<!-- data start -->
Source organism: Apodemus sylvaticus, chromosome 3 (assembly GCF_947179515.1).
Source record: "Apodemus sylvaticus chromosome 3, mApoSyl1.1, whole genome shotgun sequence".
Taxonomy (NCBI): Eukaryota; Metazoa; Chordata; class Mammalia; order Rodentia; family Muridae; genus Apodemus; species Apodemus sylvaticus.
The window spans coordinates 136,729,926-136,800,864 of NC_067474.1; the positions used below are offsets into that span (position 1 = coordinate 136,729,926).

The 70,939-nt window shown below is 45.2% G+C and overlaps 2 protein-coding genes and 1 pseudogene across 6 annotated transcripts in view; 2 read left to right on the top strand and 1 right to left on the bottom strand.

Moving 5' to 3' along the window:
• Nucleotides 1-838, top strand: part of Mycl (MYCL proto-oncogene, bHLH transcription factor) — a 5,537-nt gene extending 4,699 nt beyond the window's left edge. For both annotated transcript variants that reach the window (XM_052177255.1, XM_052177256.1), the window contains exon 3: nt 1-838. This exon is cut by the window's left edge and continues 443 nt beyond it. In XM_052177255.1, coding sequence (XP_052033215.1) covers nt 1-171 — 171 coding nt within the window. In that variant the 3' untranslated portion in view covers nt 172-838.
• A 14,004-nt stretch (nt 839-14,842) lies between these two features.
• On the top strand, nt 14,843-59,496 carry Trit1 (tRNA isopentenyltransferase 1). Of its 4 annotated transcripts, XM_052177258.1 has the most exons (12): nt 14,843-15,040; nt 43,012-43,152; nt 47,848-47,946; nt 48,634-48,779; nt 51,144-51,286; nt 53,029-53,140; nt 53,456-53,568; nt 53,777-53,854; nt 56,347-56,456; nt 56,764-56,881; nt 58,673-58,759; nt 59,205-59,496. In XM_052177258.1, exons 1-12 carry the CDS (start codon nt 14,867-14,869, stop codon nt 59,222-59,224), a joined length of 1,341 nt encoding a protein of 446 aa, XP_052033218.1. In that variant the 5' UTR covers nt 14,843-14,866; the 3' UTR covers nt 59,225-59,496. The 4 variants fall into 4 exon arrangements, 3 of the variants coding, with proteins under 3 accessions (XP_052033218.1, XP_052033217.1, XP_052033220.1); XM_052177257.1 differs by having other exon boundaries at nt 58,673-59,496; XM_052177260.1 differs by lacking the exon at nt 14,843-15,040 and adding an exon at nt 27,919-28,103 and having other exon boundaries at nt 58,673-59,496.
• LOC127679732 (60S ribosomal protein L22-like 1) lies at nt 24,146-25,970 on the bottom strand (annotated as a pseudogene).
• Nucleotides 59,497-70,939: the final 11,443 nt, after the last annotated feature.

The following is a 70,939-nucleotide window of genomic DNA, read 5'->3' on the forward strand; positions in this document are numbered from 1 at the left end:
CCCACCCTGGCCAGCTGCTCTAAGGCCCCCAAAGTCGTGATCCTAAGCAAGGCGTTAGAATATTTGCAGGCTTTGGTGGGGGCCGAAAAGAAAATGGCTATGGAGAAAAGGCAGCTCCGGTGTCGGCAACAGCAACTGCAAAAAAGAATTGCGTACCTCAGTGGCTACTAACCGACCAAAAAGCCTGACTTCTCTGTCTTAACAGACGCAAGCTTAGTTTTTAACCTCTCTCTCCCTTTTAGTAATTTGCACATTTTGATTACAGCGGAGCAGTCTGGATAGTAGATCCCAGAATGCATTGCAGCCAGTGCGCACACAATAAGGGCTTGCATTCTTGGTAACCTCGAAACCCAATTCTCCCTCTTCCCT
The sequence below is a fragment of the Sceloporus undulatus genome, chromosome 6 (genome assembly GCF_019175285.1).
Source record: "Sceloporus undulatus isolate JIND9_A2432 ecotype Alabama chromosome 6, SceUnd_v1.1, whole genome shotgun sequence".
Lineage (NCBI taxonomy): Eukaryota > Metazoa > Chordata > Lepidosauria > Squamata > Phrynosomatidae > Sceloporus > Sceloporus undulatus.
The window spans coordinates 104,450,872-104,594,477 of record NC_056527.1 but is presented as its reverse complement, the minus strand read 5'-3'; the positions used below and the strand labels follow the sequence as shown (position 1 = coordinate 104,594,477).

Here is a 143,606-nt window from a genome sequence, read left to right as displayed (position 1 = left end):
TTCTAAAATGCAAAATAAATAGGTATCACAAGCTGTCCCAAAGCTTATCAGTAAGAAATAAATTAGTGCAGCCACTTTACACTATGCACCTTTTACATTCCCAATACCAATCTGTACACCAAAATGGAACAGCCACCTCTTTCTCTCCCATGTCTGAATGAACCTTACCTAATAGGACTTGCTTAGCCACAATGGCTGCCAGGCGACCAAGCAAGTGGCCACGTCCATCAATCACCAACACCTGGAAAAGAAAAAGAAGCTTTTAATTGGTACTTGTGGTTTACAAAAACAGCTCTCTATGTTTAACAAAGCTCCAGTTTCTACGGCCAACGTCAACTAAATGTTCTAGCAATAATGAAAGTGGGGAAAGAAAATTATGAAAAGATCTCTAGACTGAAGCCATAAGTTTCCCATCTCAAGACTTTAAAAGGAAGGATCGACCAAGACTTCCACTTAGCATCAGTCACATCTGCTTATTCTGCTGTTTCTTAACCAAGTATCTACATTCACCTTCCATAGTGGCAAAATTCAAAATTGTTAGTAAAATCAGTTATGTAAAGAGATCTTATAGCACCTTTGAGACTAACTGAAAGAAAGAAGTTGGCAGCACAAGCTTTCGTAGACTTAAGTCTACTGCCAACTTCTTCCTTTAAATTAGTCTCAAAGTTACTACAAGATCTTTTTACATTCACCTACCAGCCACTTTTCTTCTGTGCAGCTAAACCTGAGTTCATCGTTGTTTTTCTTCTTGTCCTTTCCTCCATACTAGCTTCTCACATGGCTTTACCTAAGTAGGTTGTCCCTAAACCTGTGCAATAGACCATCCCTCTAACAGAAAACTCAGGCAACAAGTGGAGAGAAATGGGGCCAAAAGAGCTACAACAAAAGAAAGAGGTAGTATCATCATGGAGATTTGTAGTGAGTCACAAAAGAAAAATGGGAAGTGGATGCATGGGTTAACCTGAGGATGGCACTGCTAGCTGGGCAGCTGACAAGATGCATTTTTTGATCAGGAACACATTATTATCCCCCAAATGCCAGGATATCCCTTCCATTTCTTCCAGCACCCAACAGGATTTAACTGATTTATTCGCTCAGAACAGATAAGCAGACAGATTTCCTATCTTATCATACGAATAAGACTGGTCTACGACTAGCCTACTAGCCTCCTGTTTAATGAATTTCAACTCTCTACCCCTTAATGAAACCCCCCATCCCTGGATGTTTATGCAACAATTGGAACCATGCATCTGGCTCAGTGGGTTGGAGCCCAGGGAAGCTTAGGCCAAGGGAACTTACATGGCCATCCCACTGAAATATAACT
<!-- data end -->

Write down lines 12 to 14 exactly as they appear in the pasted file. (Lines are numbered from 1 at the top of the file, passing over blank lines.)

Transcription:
The following is a 70,939-nucleotide window of genomic DNA, read 5'->3' on the forward strand; positions in this document are numbered from 1 at the left end:
CCCACCCTGGCCAGCTGCTCTAAGGCCCCCAAAGTCGTGATCCTAAGCAAGGCGTTAGAATATTTGCAGGCTTTGGTGGGGGCCGAAAAGAAAATGGCTATGGAGAAAAGGCAGCTCCGGTGTCGGCAACAGCAACTGCAAAAAAGAATTGCGTACCTCAGTGGCTACTAACCGACCAAAAAGCCTGACTTCTCTGTCTTAACAGACGCAAGCTTAGTTTTTAACCTCTCTCTCCCTTTTAGTAATTTGCACATTTTGATTACAGCGGAGCAGTCTGGATAGTAGATCCCAGAATGCATTGCAGCCAGTGCGCACACAATAAGGGCTTGCATTCTTGGTAACCTCGAAACCCAATTCTCCCTCTTCCCT
The sequence below is a fragment of the Sceloporus undulatus genome, chromosome 6 (genome assembly GCF_019175285.1).